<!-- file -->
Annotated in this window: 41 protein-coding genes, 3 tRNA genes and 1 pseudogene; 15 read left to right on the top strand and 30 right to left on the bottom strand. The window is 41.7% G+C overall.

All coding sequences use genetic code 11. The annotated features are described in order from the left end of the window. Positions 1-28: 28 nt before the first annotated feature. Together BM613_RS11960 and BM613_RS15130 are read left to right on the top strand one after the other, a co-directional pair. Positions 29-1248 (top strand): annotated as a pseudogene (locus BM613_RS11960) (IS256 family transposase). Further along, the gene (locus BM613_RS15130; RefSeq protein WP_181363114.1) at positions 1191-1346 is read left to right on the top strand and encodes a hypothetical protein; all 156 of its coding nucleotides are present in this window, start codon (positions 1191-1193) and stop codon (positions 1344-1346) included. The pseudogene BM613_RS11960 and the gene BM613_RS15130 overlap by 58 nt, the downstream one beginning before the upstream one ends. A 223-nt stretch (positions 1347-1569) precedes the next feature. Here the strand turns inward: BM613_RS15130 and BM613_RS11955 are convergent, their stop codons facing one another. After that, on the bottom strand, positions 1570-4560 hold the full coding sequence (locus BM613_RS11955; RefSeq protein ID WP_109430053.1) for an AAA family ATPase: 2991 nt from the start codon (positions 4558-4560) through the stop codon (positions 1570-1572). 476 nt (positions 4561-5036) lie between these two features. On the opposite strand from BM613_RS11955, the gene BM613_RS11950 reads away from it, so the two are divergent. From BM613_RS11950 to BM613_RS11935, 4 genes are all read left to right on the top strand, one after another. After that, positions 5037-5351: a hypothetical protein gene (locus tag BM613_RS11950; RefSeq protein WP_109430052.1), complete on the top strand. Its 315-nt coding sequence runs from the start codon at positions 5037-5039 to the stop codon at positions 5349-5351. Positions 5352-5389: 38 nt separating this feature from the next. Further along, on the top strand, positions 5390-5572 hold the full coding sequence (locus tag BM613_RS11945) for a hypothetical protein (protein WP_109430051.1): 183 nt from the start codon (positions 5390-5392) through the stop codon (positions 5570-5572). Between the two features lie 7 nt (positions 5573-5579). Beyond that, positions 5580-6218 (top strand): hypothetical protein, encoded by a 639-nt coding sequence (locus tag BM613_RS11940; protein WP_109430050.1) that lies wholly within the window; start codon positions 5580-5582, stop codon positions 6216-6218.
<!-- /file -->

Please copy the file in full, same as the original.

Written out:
Annotated in this window: 41 protein-coding genes, 3 tRNA genes and 1 pseudogene; 15 read left to right on the top strand and 30 right to left on the bottom strand. The window is 41.7% G+C overall.

All coding sequences use genetic code 11. The annotated features are described in order from the left end of the window. Positions 1-28: 28 nt before the first annotated feature. Together BM613_RS11960 and BM613_RS15130 are read left to right on the top strand one after the other, a co-directional pair. Positions 29-1248 (top strand): annotated as a pseudogene (locus BM613_RS11960) (IS256 family transposase). Further along, the gene (locus BM613_RS15130; RefSeq protein WP_181363114.1) at positions 1191-1346 is read left to right on the top strand and encodes a hypothetical protein; all 156 of its coding nucleotides are present in this window, start codon (positions 1191-1193) and stop codon (positions 1344-1346) included. The pseudogene BM613_RS11960 and the gene BM613_RS15130 overlap by 58 nt, the downstream one beginning before the upstream one ends. A 223-nt stretch (positions 1347-1569) precedes the next feature. Here the strand turns inward: BM613_RS15130 and BM613_RS11955 are convergent, their stop codons facing one another. After that, on the bottom strand, positions 1570-4560 hold the full coding sequence (locus BM613_RS11955; RefSeq protein ID WP_109430053.1) for an AAA family ATPase: 2991 nt from the start codon (positions 4558-4560) through the stop codon (positions 1570-1572). 476 nt (positions 4561-5036) lie between these two features. On the opposite strand from BM613_RS11955, the gene BM613_RS11950 reads away from it, so the two are divergent. From BM613_RS11950 to BM613_RS11935, 4 genes are all read left to right on the top strand, one after another. After that, positions 5037-5351: a hypothetical protein gene (locus tag BM613_RS11950; RefSeq protein WP_109430052.1), complete on the top strand. Its 315-nt coding sequence runs from the start codon at positions 5037-5039 to the stop codon at positions 5349-5351. Positions 5352-5389: 38 nt separating this feature from the next. Further along, on the top strand, positions 5390-5572 hold the full coding sequence (locus tag BM613_RS11945) for a hypothetical protein (protein WP_109430051.1): 183 nt from the start codon (positions 5390-5392) through the stop codon (positions 5570-5572). Between the two features lie 7 nt (positions 5573-5579). Beyond that, positions 5580-6218 (top strand): hypothetical protein, encoded by a 639-nt coding sequence (locus tag BM613_RS11940; protein WP_109430050.1) that lies wholly within the window; start codon positions 5580-5582, stop codon positions 6216-6218.